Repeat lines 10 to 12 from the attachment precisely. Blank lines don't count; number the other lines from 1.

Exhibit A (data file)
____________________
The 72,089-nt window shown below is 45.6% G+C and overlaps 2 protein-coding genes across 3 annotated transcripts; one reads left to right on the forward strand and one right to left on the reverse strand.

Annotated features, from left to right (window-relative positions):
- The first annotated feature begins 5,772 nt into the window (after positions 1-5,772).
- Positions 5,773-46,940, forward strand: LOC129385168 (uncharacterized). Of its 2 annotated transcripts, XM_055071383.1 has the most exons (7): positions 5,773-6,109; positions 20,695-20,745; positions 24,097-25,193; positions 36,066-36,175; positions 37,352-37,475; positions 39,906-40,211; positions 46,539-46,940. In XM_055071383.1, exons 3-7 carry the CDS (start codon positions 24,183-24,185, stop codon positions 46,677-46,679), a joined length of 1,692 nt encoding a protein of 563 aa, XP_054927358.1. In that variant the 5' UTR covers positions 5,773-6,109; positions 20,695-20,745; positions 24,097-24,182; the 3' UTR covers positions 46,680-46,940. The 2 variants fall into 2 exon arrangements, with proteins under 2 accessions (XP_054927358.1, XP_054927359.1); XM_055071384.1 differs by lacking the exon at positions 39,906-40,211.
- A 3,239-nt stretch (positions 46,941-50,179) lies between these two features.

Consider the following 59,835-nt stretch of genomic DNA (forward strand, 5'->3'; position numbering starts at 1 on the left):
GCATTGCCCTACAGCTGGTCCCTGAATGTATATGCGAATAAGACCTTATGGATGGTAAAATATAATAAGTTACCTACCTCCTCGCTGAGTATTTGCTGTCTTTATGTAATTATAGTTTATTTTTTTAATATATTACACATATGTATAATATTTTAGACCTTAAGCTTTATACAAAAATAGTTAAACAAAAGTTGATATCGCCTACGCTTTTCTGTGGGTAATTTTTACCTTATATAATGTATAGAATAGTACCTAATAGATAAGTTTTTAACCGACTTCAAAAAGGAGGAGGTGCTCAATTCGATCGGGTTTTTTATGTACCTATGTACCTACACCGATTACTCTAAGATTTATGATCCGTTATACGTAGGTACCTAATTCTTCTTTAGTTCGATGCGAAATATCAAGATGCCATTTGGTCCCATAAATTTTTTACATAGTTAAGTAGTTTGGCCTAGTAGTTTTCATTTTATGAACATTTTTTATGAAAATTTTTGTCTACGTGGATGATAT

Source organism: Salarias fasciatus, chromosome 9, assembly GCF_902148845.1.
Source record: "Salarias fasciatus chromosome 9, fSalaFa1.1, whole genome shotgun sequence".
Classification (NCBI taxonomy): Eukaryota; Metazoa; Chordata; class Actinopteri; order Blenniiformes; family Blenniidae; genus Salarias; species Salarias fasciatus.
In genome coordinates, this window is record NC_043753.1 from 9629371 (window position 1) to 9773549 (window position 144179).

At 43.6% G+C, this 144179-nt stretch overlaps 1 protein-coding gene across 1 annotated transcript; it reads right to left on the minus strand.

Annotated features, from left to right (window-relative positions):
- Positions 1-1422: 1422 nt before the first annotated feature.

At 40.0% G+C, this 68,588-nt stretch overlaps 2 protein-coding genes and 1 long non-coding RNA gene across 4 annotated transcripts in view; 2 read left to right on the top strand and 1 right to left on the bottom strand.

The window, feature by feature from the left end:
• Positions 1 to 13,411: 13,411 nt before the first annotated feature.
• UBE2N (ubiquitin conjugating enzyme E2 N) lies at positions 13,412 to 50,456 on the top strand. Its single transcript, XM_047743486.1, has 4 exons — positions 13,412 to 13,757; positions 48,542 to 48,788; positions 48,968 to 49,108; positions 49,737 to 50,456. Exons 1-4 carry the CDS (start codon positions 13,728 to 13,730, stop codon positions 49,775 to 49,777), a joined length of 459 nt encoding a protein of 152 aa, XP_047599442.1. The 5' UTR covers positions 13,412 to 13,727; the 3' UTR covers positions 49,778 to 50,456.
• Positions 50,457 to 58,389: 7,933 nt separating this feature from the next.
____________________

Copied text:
Classification (NCBI taxonomy): Eukaryota; Metazoa; Chordata; class Actinopteri; order Blenniiformes; family Blenniidae; genus Salarias; species Salarias fasciatus.
In genome coordinates, this window is record NC_043753.1 from 9629371 (window position 1) to 9773549 (window position 144179).

At 43.6% G+C, this 144179-nt stretch overlaps 1 protein-coding gene across 1 annotated transcript; it reads right to left on the minus strand.